Dingler, Hugo

PHILOSOPHER (GERMANY)
BORN 7 Jul 1881, München, Bayern - DIED 29 Jun 1954, München, Bayern
GRAVE LOCATION Aschaffenburg, Bayern: Altstadtfriedhof, Lamprechtstrasse (I-46)

Hugo Dingler was the son of Hermann Dingler, a botanist who had assisted Carl Wilhelm von Nägeli before he became a professor in Aschaffenburg. His mother was Maria Erlenmeyer, the daughter of the chemist Emil Erlenmeyer. He studied mathematics and physics at the universities of Erlangen, Göttingen and Munich. In 1906 he was promoted in Munich. During the First World War he served in the army.

In 1920 he became a professor in Munich. He criticised the theory of relativity by Einstein, considering it circular. His criticism during the 1920s led to public animosity between him and Einstein. In 1932 he moved to Darmstadt. After the nazis came to power in 1933 he joined the SS. His application for membership of the NSDAP was unanswered. In 1934 he was forced to retired in Darmstadt after unclear developments. He returned to Munich, where he was in close contact with Eduard May, Wilhelm Müller and Bruno Thüring.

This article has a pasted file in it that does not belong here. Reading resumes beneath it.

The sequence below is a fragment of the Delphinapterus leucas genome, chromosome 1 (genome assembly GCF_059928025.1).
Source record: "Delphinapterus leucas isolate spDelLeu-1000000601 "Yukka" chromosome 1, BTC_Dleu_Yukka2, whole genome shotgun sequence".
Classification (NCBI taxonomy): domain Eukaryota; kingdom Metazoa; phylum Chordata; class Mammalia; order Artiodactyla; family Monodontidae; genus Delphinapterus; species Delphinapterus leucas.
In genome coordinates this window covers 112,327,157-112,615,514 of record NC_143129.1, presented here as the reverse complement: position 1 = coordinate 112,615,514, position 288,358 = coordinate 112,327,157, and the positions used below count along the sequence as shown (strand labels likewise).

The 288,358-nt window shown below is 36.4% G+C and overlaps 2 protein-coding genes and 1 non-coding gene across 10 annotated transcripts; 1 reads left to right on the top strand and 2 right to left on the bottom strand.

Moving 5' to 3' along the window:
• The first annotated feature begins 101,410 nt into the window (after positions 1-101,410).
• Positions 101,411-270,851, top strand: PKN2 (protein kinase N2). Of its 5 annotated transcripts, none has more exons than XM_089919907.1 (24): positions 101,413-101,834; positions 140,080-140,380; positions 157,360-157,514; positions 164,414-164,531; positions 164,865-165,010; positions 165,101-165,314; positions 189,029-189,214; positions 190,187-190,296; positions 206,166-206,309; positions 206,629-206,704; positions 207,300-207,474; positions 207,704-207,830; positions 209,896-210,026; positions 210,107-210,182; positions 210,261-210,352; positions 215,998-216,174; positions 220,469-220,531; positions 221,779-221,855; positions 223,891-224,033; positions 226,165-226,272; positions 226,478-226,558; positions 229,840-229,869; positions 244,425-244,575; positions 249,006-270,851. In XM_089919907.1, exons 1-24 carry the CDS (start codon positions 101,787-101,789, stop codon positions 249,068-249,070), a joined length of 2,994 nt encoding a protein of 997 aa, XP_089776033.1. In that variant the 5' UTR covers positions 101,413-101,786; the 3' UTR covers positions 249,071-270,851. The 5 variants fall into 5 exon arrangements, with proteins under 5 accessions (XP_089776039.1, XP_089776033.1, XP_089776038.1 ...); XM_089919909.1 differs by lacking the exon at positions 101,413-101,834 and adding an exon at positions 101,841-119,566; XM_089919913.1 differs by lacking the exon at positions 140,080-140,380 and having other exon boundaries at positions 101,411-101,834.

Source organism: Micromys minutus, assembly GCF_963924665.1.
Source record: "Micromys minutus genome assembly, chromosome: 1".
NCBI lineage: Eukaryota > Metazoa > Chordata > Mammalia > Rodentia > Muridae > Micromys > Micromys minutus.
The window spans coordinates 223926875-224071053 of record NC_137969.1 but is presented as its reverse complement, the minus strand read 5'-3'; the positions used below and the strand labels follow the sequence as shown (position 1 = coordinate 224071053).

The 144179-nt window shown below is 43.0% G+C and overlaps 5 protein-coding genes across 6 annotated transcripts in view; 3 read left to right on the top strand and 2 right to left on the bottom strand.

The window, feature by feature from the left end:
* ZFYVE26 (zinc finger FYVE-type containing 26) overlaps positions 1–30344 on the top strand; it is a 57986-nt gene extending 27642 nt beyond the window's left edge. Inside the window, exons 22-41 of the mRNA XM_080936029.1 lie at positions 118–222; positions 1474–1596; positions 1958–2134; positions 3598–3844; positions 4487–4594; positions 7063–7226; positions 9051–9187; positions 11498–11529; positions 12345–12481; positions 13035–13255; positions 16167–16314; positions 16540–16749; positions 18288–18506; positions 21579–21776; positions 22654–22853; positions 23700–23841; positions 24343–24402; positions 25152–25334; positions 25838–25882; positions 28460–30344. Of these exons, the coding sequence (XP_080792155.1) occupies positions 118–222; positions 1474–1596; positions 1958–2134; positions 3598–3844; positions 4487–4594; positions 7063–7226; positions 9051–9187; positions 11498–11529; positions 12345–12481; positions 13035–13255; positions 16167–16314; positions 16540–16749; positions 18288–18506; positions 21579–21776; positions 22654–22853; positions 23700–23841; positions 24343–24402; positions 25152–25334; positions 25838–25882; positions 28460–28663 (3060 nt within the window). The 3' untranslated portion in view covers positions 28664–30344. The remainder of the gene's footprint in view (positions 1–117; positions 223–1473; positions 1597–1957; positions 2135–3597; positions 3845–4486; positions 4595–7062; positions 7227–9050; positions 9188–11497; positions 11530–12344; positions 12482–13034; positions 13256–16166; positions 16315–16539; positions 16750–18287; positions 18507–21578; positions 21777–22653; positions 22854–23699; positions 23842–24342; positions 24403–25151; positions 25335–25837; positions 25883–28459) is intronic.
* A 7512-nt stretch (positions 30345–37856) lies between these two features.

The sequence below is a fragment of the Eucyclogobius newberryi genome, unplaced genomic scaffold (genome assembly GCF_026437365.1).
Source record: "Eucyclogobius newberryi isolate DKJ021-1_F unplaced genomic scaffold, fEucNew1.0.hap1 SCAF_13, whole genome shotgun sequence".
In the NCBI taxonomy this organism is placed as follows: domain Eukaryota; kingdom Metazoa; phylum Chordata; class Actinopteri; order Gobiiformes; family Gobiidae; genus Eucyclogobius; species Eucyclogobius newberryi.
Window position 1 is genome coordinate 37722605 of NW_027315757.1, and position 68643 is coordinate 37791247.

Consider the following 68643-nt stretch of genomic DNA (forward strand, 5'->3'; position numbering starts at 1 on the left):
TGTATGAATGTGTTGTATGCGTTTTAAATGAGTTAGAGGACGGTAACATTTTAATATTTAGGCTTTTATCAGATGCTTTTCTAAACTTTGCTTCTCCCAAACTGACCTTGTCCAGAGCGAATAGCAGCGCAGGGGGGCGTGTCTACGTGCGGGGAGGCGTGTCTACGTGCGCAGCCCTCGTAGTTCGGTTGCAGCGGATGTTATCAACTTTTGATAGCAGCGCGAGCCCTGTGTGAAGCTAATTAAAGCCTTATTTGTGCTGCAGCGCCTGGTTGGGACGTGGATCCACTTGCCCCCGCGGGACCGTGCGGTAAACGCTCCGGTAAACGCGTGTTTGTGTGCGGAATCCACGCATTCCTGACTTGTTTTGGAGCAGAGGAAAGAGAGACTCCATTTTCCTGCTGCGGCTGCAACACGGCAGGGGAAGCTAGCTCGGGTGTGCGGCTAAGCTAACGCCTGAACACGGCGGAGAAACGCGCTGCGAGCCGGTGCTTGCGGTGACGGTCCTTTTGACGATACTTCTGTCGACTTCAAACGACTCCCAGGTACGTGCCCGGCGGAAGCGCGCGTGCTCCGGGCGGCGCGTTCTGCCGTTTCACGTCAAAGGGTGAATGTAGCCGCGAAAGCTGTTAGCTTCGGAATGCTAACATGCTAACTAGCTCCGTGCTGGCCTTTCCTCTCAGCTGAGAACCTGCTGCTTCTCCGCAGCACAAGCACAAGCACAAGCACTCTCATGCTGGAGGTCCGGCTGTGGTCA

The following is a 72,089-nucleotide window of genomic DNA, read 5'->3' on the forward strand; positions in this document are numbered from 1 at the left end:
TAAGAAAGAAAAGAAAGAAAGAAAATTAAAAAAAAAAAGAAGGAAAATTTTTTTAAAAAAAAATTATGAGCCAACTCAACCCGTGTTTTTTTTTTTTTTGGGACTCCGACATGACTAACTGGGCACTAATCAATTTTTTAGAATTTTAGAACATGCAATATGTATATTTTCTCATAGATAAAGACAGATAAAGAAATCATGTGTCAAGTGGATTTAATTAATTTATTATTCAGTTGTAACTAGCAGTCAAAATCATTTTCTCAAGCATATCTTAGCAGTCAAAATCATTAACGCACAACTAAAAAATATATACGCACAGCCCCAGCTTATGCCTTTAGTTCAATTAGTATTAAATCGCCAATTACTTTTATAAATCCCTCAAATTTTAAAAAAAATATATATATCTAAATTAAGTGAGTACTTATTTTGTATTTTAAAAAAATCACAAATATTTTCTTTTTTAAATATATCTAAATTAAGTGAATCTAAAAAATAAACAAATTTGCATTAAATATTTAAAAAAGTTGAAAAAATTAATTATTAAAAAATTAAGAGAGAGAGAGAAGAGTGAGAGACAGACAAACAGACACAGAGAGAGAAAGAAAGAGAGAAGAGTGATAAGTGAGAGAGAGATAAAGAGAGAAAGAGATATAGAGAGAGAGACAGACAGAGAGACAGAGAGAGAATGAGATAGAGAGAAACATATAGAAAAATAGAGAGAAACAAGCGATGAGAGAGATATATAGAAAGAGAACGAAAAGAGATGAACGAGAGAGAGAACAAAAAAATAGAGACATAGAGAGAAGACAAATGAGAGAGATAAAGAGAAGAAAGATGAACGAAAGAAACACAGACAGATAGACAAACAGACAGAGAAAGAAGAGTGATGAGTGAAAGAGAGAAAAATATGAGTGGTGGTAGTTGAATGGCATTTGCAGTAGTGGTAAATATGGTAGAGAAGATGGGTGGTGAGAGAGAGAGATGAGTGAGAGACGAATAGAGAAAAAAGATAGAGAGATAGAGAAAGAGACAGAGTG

Allthough he was a freemason, Adolf Hitler personally ordered him to be allowed to become a member of the NSDAP in 1940. He obtained a teaching position at the university in Munich that he held until 1945. After the war he was suspended from his position and in 1948 he was fined.

Also after the war he married his second wife Martha Schmitt. After he died in 1954 of heart failure she continued to promote his work.

Sources
https://de.wikipedia.org/wiki/Hugo_Dingler

Images

The grave of Hugo Dingler at the Altstadtfriedhof, Aschaffenburg.
Picture by Androom (02 May 2013)

 

The grave of Hugo Dingler at the Altstadtfriedhof, Aschaffenburg.
Picture by Androom (02 May 2013)

 


Dirkens, Annie

Published: 31 Jan 2016
Last update: 31 Jan 2016